Arterial ulcers, commonly referred to as ischemic ulcers, are wounds that won’t heal due to inadequate arterial blood flow or low perfusion pressure to the tissues of lower extremities. Precipitating events to the arterial ulcers vary. Such impairment can occur acutely (e.g., trauma, thrombosis) or chronically (e.g., atherosclerosis). Both acute and chronic arterial insufficiency can lead to the formation of lower extremity ulcers. Arterial insufficiency can occur at any level, from large arteries to arterioles and capillaries. Tissue ischemia that leads to leg ulcers tends to occur more in the setting of large vessel or mixed disease [1, 2]. For proper treatment of leg ulcers, it is important to be aware of the different types of leg ulceration, their clinical features, and the various diagnostic and treatment modalities.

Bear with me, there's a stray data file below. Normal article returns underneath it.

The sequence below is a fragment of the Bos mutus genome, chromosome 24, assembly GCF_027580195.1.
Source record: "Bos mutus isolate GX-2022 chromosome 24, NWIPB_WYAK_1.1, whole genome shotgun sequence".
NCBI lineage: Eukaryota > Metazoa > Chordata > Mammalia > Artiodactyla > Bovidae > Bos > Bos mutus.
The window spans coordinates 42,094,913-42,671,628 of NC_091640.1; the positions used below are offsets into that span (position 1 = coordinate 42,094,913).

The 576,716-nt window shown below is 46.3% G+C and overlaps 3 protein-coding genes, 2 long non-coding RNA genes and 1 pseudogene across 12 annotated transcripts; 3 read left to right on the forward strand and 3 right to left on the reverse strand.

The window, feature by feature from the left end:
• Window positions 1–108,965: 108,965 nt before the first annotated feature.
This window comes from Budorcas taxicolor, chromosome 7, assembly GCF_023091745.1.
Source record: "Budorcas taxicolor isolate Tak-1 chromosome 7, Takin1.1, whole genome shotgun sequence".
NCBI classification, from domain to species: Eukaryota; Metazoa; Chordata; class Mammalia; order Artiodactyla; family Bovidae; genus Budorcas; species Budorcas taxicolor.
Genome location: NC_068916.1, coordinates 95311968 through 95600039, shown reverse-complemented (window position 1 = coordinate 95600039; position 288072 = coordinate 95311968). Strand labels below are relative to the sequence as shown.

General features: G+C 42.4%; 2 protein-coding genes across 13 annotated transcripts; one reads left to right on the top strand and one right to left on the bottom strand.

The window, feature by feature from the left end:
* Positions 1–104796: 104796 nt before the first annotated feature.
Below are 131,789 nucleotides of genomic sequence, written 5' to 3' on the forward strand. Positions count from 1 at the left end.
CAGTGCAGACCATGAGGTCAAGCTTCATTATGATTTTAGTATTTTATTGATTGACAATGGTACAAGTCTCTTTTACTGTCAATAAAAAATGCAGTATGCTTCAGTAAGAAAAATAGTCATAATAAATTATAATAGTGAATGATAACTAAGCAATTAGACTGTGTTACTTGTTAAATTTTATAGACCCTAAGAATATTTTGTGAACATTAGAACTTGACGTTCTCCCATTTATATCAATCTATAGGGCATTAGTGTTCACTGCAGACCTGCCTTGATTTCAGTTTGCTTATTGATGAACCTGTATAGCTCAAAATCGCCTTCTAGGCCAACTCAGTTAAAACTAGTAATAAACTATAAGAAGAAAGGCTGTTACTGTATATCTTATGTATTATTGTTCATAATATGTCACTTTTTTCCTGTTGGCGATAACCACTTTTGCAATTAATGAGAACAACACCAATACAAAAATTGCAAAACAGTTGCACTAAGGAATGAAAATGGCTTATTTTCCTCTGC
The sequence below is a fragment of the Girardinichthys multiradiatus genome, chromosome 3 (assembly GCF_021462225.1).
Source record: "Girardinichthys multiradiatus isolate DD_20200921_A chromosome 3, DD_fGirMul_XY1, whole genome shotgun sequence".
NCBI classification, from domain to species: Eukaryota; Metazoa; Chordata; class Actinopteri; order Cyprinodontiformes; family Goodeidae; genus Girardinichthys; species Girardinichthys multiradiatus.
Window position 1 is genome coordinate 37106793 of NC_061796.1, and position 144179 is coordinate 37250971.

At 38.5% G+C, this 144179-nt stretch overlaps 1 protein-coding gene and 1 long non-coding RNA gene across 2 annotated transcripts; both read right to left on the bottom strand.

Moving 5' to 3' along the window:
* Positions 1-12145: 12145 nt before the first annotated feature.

KeywordsSpinal Cord Stimulation Intermittent Claudication Pyoderma Gangrenosum Risk Factor Reduction Arterial Insufficiency
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